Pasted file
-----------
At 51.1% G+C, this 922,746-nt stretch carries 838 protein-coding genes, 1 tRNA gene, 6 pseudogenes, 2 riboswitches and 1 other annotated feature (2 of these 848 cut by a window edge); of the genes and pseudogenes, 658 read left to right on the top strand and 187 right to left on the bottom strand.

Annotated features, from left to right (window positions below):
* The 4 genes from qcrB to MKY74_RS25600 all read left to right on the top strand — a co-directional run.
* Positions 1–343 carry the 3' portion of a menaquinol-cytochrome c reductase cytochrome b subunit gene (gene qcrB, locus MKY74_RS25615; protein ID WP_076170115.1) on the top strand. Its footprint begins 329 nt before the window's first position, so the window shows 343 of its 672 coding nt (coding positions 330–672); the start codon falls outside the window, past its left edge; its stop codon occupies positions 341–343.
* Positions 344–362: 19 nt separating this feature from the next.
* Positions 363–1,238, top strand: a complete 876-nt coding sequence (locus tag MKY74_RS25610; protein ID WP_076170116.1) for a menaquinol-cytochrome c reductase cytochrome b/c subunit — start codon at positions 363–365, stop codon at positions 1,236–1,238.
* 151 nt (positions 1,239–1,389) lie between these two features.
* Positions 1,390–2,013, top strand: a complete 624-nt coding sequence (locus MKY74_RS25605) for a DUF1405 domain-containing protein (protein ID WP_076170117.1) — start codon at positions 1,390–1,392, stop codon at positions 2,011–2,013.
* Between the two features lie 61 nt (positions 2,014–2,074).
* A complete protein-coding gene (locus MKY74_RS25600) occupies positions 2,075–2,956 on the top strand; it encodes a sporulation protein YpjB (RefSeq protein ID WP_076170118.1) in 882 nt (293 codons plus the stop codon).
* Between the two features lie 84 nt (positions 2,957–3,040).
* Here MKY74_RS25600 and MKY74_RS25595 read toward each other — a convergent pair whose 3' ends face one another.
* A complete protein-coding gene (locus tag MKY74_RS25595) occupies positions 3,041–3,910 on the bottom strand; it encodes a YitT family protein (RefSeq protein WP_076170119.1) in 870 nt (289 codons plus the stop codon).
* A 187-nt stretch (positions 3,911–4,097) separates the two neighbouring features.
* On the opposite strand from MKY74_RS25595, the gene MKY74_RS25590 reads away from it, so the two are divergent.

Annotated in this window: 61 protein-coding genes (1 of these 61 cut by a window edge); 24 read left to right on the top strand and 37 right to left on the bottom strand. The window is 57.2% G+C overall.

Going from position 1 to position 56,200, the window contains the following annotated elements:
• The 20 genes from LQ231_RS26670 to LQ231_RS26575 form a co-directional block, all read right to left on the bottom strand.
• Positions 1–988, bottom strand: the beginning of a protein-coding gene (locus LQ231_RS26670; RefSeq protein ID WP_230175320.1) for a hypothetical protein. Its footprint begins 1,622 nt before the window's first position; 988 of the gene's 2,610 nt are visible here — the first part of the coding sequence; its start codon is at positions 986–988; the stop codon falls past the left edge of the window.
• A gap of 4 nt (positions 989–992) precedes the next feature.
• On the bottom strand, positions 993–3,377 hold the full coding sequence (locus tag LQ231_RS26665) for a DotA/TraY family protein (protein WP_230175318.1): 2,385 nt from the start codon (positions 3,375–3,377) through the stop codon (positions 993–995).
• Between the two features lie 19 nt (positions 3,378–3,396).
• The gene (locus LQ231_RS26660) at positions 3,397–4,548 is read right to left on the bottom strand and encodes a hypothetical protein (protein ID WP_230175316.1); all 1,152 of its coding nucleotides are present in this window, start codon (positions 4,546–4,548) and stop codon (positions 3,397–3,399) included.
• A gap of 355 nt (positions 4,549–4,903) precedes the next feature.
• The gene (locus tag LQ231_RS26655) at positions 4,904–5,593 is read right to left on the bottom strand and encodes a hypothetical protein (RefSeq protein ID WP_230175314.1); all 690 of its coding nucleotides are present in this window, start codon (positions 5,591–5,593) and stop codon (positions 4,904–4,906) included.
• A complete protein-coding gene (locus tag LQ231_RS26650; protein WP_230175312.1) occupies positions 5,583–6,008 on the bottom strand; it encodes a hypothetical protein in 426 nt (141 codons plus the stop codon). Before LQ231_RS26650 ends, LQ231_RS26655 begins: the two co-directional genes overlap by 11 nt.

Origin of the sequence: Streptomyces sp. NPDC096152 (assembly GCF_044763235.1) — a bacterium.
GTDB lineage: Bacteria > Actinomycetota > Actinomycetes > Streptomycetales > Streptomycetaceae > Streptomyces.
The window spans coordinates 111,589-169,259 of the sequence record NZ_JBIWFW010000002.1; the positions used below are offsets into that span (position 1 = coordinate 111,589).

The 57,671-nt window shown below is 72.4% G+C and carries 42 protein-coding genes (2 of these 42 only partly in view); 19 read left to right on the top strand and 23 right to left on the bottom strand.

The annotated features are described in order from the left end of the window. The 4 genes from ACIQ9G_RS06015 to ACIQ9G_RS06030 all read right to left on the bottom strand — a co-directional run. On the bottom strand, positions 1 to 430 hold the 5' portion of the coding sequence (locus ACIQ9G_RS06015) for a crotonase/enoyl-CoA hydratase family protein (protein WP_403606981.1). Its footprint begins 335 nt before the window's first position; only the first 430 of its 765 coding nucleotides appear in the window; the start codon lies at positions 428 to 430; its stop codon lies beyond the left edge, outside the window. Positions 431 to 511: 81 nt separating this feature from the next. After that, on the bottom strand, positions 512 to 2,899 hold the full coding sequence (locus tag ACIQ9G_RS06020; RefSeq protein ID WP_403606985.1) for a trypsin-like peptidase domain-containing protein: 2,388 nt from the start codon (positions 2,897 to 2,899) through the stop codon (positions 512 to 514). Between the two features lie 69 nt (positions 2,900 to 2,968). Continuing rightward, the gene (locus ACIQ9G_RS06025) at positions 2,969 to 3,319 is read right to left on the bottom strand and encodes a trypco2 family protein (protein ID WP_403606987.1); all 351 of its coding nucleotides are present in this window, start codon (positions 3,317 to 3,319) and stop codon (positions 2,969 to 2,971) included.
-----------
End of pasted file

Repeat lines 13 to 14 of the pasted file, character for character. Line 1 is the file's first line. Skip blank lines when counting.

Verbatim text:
* A complete protein-coding gene (locus tag MKY74_RS25595) occupies positions 3,041–3,910 on the bottom strand; it encodes a YitT family protein (RefSeq protein WP_076170119.1) in 870 nt (289 codons plus the stop codon).
* A 187-nt stretch (positions 3,911–4,097) separates the two neighbouring features.